ABA Jargon: Fluency



Our jargon term for today is "Fluency". Now, I don't know about you, but when I see that I think, "Oh, are we talking about a foreign language?" No, my friends. In this respect, we are not talking about a foreign language. But we're talking about something that is almost as important, in order for our individuals who are on the spectrum to be able to do the things that they want to be able to do. Just not in a foreign country. All right, so let's take a look at what our actual definition...fluency is exhibiting retention, endurance, stability and adduction. Oh, thank you. I don't really know...isn't adduction something you do with you legs, to build your outer thigh muscles? I don't even know what that means. And what does this have to do with making progress? So, let's take a look at our working definition here. Fluency is being able to do something in the right speed, in a naturalistic manner. When you think about it, let's put it through the reference of foreign...yes, that's functional pretend play. Fluency with a language. Let's say you're learning Spanish, because you want to be able to speak Spanish. Until you get to fluency, you're still having to go through the guidebook, if you're actually visiting a country where they speak Spanish. Right?

But when you're fluent, maybe you don't know every Spanish word that there is. But you have the ability to communicate and do it with a speed and with enough authority on your own, without having to stop and think about it. Right? For me, I knew...once upon a time I was semi-fluent in Spanish. And I knew when I had gotten there, because I would dream in Spanish. And I was like, "Okay, now I know that..." And I didn't keep up on it, so I'm no longer enough fluent in Spanish. Right? I have just enough Spanish that I can get myself into trouble. But if you think about...it's not just languages that we want to be fluent in. If we're teaching somebody how to tie their shoes and we've taught them however many steps. Right? Maybe there's 18 steps to the way that we're teaching this individual how to tie their shoes. And we're going, "Okay, step one. We're measuring the laces to see that they're the same. And then step two is that we're crossing them over. And step three is that we're feeding one underneath." Right? And you gotta think through the whole thing. But at some point, we get to fluency where you can do the whole thing and you're not really having...maybe you're thinking of some of the steps of it. But you're not having to think through it step one, step two.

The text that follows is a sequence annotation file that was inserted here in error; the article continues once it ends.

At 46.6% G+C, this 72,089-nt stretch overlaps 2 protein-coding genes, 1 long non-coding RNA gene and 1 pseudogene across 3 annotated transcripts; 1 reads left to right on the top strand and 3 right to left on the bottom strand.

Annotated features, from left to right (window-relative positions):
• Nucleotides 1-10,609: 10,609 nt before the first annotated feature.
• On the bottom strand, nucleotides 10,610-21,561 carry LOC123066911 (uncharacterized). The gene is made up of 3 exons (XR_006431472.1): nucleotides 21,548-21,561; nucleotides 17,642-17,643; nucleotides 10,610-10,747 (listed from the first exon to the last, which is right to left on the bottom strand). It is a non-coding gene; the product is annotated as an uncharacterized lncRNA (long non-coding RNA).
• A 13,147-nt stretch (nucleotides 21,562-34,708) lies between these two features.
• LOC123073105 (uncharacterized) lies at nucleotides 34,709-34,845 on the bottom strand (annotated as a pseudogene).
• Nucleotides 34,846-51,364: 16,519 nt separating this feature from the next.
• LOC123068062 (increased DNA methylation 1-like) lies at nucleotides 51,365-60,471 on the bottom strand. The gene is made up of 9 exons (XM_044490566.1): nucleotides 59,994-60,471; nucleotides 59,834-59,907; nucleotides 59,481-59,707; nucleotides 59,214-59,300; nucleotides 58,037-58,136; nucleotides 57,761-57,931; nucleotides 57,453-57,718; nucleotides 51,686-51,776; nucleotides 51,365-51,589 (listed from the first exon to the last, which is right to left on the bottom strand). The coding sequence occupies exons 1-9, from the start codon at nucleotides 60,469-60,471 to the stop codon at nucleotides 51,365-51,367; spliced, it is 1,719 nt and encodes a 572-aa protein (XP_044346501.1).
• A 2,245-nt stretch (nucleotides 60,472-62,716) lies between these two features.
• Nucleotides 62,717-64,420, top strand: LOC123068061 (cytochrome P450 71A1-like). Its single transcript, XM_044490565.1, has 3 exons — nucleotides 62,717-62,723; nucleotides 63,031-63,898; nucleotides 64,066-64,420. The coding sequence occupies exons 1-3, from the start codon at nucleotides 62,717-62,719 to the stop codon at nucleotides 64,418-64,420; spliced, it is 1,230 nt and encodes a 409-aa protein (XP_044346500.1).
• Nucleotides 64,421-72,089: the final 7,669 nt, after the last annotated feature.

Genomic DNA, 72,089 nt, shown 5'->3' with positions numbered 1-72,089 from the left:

It's just, "Oh, next is this." And you're doing it with enough speed that you can get the job done, without any support or help, and it looks naturalistic. Right? Look at Calby, how fast he is. Speed and accuracy. So...and I like to throw in there that it has a level of...it just looks like it's your activity. That you're able to do it. Right? Anything that we learn, we go through a phase where we're having to think it through, think it through. But when it really becomes ours, we have a fluency with it. We're able to do it fast enough. We're able to do it with enough accuracy that we can say this is our skill. So, what do you want to fluent in? And what do you want your students to be fluent in? What do you want your child with autism to be fluent in? Let's just take the morning routine, shall we? Let's talk a little bit about what happens in the morning and the stages in which we go through to get a child to the adaptive level of fluency that they can do a morning routine. My goodness, you want to talk about having a lot of moving parts? At what point can the child get themselves up, set their alarm clock, get themselves up, get themselves showered and take care of all of the things that they have to do for self-care? So that they smell nice, right?

Pick out their own clothes, get dressed, prepare a breakfast, eat it with a certain amount of speed, put their stuff together, and get out the door? That's a lot of different things. And at a certain point, we're gonna work with our kids on being able to do one part of that. Right? And get it to the part where they can do it, without prompting. But eventually, we've gotta work for fluency. And we have to plan for that, very early on, knowing, "Okay. This is how we're going to get to fluency." Fluency is when they're doing it with speed and accuracy. You gotta love it. And it's not just adaptive skills, by the way, or language skills. We can do this with absolutely any skill. We want to get them to the point of fluency. A very important thing.

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